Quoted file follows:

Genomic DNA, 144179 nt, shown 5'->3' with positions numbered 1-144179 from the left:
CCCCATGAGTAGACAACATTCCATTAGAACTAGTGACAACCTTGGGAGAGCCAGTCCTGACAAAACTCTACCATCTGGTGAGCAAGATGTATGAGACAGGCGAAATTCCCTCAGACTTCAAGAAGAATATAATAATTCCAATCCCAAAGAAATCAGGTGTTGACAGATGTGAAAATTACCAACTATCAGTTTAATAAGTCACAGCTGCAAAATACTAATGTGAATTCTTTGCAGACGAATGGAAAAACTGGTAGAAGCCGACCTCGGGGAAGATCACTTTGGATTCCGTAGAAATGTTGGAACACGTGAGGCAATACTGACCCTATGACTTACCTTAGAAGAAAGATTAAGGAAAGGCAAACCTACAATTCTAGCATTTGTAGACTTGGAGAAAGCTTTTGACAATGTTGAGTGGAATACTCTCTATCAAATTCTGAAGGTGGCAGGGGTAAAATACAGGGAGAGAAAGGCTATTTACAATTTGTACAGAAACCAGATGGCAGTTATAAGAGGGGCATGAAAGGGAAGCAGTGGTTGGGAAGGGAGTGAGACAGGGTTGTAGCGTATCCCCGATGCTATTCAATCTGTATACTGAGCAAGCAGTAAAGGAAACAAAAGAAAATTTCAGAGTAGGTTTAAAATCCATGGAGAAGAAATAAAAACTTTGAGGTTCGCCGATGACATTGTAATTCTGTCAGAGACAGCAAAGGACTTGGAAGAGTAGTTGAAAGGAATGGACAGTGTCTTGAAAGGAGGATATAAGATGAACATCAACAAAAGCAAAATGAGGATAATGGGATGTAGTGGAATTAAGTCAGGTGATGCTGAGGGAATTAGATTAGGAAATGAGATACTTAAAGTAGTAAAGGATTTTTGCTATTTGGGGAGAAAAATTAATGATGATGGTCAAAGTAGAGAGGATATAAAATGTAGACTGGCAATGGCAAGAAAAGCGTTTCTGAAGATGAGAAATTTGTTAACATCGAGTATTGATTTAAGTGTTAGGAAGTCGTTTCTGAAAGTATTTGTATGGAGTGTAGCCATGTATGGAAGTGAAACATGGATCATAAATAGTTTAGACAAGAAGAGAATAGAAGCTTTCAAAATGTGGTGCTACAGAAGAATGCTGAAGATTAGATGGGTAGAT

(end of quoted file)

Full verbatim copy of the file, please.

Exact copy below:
Genomic DNA, 144179 nt, shown 5'->3' with positions numbered 1-144179 from the left:
CCCCATGAGTAGACAACATTCCATTAGAACTAGTGACAACCTTGGGAGAGCCAGTCCTGACAAAACTCTACCATCTGGTGAGCAAGATGTATGAGACAGGCGAAATTCCCTCAGACTTCAAGAAGAATATAATAATTCCAATCCCAAAGAAATCAGGTGTTGACAGATGTGAAAATTACCAACTATCAGTTTAATAAGTCACAGCTGCAAAATACTAATGTGAATTCTTTGCAGACGAATGGAAAAACTGGTAGAAGCCGACCTCGGGGAAGATCACTTTGGATTCCGTAGAAATGTTGGAACACGTGAGGCAATACTGACCCTATGACTTACCTTAGAAGAAAGATTAAGGAAAGGCAAACCTACAATTCTAGCATTTGTAGACTTGGAGAAAGCTTTTGACAATGTTGAGTGGAATACTCTCTATCAAATTCTGAAGGTGGCAGGGGTAAAATACAGGGAGAGAAAGGCTATTTACAATTTGTACAGAAACCAGATGGCAGTTATAAGAGGGGCATGAAAGGGAAGCAGTGGTTGGGAAGGGAGTGAGACAGGGTTGTAGCGTATCCCCGATGCTATTCAATCTGTATACTGAGCAAGCAGTAAAGGAAACAAAAGAAAATTTCAGAGTAGGTTTAAAATCCATGGAGAAGAAATAAAAACTTTGAGGTTCGCCGATGACATTGTAATTCTGTCAGAGACAGCAAAGGACTTGGAAGAGTAGTTGAAAGGAATGGACAGTGTCTTGAAAGGAGGATATAAGATGAACATCAACAAAAGCAAAATGAGGATAATGGGATGTAGTGGAATTAAGTCAGGTGATGCTGAGGGAATTAGATTAGGAAATGAGATACTTAAAGTAGTAAAGGATTTTTGCTATTTGGGGAGAAAAATTAATGATGATGGTCAAAGTAGAGAGGATATAAAATGTAGACTGGCAATGGCAAGAAAAGCGTTTCTGAAGATGAGAAATTTGTTAACATCGAGTATTGATTTAAGTGTTAGGAAGTCGTTTCTGAAAGTATTTGTATGGAGTGTAGCCATGTATGGAAGTGAAACATGGATCATAAATAGTTTAGACAAGAAGAGAATAGAAGCTTTCAAAATGTGGTGCTACAGAAGAATGCTGAAGATTAGATGGGTAGAT